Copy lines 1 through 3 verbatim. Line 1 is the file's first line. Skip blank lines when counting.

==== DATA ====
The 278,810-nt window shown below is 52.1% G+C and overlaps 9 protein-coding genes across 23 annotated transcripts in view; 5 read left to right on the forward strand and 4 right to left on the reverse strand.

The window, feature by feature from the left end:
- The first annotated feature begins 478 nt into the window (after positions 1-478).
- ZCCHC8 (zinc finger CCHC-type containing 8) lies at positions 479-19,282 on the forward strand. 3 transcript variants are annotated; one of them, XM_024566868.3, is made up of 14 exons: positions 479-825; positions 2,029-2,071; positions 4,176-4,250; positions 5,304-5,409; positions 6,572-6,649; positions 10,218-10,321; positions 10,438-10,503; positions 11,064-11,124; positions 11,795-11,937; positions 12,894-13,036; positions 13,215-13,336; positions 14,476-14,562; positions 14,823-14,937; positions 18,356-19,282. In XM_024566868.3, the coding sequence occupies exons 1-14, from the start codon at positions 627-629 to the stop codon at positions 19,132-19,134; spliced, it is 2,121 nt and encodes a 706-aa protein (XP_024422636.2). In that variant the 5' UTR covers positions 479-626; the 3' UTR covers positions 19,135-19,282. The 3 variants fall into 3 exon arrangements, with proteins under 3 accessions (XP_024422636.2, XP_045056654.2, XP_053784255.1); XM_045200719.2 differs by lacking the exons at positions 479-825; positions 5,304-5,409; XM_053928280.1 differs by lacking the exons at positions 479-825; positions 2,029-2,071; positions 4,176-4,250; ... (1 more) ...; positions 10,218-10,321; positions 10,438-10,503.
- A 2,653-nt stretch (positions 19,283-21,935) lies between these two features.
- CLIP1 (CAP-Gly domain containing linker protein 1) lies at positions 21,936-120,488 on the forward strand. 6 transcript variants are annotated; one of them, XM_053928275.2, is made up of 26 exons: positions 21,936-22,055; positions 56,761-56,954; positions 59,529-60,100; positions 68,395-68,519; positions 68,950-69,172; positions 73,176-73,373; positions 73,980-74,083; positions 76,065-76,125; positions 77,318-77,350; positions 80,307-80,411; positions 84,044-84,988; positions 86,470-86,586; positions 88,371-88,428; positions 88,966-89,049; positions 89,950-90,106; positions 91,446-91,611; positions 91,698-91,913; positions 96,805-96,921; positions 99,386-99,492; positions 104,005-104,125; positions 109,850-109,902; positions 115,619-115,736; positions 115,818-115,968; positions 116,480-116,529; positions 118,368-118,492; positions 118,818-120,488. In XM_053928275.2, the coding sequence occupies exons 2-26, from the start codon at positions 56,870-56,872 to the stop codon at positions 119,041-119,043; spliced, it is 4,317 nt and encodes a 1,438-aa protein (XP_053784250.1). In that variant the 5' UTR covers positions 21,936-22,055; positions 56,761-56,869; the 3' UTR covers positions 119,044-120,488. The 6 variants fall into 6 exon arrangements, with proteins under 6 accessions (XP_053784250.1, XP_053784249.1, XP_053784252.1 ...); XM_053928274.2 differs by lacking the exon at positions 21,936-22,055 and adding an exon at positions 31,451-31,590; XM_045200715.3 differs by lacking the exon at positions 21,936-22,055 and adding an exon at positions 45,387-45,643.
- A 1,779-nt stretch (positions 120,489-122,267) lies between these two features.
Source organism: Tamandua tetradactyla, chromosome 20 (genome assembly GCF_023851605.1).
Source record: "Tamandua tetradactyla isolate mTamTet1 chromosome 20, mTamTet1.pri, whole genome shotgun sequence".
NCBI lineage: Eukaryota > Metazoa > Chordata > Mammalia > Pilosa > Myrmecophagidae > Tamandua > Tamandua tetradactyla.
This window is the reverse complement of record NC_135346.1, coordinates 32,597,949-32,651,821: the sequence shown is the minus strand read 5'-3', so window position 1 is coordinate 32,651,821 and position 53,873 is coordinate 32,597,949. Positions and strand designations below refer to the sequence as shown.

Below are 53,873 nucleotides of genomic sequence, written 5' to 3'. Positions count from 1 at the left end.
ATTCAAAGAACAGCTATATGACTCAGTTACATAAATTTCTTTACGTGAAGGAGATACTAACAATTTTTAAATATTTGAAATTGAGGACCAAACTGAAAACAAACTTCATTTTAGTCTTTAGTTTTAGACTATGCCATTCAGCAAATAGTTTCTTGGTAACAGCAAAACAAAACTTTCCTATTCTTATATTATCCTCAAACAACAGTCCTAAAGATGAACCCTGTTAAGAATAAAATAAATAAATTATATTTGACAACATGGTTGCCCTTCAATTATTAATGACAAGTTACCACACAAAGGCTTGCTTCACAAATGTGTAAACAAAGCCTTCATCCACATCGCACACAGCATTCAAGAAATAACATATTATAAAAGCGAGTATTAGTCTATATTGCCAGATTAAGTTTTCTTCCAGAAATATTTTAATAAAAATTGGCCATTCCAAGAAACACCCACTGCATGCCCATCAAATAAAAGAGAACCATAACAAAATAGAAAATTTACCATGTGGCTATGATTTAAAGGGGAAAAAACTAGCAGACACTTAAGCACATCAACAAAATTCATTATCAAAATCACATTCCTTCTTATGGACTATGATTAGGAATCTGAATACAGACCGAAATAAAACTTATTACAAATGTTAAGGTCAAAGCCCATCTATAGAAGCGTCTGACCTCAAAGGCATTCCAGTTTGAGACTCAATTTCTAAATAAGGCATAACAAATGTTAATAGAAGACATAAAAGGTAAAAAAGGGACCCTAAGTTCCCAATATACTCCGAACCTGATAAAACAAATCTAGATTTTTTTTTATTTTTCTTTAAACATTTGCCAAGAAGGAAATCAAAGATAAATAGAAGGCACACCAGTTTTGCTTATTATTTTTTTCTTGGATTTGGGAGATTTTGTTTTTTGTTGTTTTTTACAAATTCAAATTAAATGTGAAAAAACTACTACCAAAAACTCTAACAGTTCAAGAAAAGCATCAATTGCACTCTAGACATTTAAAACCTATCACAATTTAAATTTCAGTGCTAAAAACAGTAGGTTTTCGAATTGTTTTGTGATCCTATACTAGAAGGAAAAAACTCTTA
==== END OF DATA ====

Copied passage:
The 278,810-nt window shown below is 52.1% G+C and overlaps 9 protein-coding genes across 23 annotated transcripts in view; 5 read left to right on the forward strand and 4 right to left on the reverse strand.

The window, feature by feature from the left end:
- The first annotated feature begins 478 nt into the window (after positions 1-478).